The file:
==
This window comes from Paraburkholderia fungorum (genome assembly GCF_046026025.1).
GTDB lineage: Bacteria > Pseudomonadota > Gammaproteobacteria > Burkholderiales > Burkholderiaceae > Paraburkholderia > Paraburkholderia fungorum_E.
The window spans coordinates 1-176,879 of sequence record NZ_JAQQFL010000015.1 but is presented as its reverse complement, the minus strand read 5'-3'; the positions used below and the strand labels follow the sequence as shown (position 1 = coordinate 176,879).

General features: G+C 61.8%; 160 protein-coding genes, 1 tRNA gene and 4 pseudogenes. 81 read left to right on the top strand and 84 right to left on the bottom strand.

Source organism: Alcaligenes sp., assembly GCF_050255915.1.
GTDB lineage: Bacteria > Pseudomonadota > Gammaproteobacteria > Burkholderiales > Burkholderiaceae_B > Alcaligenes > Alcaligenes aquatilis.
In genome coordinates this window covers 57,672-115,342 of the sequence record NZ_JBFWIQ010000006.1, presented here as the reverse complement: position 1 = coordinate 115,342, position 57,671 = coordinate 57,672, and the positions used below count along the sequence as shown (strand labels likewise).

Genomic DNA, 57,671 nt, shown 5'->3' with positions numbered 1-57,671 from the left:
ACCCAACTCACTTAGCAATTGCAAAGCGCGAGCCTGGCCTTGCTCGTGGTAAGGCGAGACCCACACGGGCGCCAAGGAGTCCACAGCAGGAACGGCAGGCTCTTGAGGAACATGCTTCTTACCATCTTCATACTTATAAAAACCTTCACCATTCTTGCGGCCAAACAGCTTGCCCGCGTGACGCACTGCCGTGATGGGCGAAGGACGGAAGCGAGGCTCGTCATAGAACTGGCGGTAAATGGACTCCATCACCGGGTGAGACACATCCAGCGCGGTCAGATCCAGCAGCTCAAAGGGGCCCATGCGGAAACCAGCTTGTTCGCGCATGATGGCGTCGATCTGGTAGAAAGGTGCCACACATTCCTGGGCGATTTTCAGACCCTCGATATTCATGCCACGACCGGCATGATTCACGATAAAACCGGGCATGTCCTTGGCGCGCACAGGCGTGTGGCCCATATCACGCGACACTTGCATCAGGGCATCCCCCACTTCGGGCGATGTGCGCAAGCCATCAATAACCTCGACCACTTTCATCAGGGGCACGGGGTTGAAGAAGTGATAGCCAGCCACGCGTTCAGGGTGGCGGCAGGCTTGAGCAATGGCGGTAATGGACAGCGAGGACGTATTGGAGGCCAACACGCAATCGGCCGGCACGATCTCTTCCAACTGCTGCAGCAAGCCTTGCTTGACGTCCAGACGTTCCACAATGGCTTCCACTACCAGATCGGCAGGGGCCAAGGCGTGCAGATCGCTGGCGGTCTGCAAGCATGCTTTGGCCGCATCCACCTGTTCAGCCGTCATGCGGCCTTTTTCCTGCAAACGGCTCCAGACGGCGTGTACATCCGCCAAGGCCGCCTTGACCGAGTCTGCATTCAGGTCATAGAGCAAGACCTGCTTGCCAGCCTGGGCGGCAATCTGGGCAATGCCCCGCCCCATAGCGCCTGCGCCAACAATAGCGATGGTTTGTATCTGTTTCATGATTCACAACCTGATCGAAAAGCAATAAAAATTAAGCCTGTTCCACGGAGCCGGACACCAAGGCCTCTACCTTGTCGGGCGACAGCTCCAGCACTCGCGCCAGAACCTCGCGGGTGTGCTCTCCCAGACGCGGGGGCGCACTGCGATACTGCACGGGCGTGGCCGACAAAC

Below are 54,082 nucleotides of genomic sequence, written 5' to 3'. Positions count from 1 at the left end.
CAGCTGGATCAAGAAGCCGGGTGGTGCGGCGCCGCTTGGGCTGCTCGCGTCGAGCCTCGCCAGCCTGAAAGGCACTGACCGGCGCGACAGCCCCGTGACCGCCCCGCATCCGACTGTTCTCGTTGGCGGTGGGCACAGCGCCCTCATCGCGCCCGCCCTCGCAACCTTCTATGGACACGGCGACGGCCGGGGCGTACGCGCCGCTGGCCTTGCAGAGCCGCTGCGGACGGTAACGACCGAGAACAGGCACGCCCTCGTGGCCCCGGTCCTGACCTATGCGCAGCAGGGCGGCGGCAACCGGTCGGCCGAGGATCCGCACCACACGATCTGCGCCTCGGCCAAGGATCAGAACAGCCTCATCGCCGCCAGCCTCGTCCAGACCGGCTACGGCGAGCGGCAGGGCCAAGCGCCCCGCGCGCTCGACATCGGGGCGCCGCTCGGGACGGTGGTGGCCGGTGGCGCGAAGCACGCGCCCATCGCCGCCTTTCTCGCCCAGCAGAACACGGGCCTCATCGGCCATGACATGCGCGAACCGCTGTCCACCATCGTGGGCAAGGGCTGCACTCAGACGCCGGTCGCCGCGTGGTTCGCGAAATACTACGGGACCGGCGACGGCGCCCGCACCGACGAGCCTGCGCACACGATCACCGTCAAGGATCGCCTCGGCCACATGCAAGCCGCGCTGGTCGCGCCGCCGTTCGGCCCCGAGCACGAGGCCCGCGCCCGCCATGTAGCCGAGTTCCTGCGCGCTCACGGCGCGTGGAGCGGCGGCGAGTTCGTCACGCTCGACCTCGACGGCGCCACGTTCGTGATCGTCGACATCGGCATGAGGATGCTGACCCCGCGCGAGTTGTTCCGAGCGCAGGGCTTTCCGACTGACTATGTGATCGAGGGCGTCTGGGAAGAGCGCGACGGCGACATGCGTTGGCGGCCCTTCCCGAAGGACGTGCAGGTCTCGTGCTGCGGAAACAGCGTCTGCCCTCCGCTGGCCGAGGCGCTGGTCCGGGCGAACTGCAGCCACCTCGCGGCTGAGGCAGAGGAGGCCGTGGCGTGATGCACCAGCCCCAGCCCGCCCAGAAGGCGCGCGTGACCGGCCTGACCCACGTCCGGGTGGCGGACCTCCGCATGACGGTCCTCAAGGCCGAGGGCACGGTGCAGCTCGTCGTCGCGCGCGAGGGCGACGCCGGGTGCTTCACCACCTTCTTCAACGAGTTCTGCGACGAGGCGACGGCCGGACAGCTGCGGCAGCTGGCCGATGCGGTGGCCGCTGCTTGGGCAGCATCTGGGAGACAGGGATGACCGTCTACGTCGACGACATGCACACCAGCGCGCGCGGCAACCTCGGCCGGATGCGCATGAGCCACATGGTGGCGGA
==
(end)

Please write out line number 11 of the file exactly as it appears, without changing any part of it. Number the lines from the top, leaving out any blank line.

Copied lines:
CAGCTGGATCAAGAAGCCGGGTGGTGCGGCGCCGCTTGGGCTGCTCGCGTCGAGCCTCGCCAGCCTGAAAGGCACTGACCGGCGCGACAGCCCCGTGACCGCCCCGCATCCGACTGTTCTCGTTGGCGGTGGGCACAGCGCCCTCATCGCGCCCGCCCTCGCAACCTTCTATGGACACGGCGACGGCCGGGGCGTACGCGCCGCTGGCCTTGCAGAGCCGCTGCGGACGGTAACGACCGAGAACAGGCACGCCCTCGTGGCCCCGGTCCTGACCTATGCGCAGCAGGGCGGCGGCAACCGGTCGGCCGAGGATCCGCACCACACGATCTGCGCCTCGGCCAAGGATCAGAACAGCCTCATCGCCGCCAGCCTCGTCCAGACCGGCTACGGCGAGCGGCAGGGCCAAGCGCCCCGCGCGCTCGACATCGGGGCGCCGCTCGGGACGGTGGTGGCCGGTGGCGCGAAGCACGCGCCCATCGCCGCCTTTCTCGCCCAGCAGAACACGGGCCTCATCGGCCATGACATGCGCGAACCGCTGTCCACCATCGTGGGCAAGGGCTGCACTCAGACGCCGGTCGCCGCGTGGTTCGCGAAATACTACGGGACCGGCGACGGCGCCCGCACCGACGAGCCTGCGCACACGATCACCGTCAAGGATCGCCTCGGCCACATGCAAGCCGCGCTGGTCGCGCCGCCGTTCGGCCCCGAGCACGAGGCCCGCGCCCGCCATGTAGCCGAGTTCCTGCGCGCTCACGGCGCGTGGAGCGGCGGCGAGTTCGTCACGCTCGACCTCGACGGCGCCACGTTCGTGATCGTCGACATCGGCATGAGGATGCTGACCCCGCGCGAGTTGTTCCGAGCGCAGGGCTTTCCGACTGACTATGTGATCGAGGGCGTCTGGGAAGAGCGCGACGGCGACATGCGTTGGCGGCCCTTCCCGAAGGACGTGCAGGTCTCGTGCTGCGGAAACAGCGTCTGCCCTCCGCTGGCCGAGGCGCTGGTCCGGGCGAACTGCAGCCACCTCGCGGCTGAGGCAGAGGAGGCCGTGGCGTGATGCACCAGCCCCAGCCCGCCCAGAAGGCGCGCGTGACCGGCCTGACCCACGTCCGGGTGGCGGACCTCCGCATGACGGTCCTCAAGGCCGAGGGCACGGTGCAGCTCGTCGTCGCGCGCGAGGGCGACGCCGGGTGCTTCACCACCTTCTTCAACGAGTTCTGCGACGAGGCGACGGCCGGACAGCTGCGGCAGCTGGCCGATGCGGTGGCCGCTGCTTGGGCAGCATCTGGGAGACAGGGATGACCGTCTACGTCGACGACATGCACACCAGCGCGCGCGGCAACCTCGGCCGGATGCGCATGAGCCACATGGTGGCGGA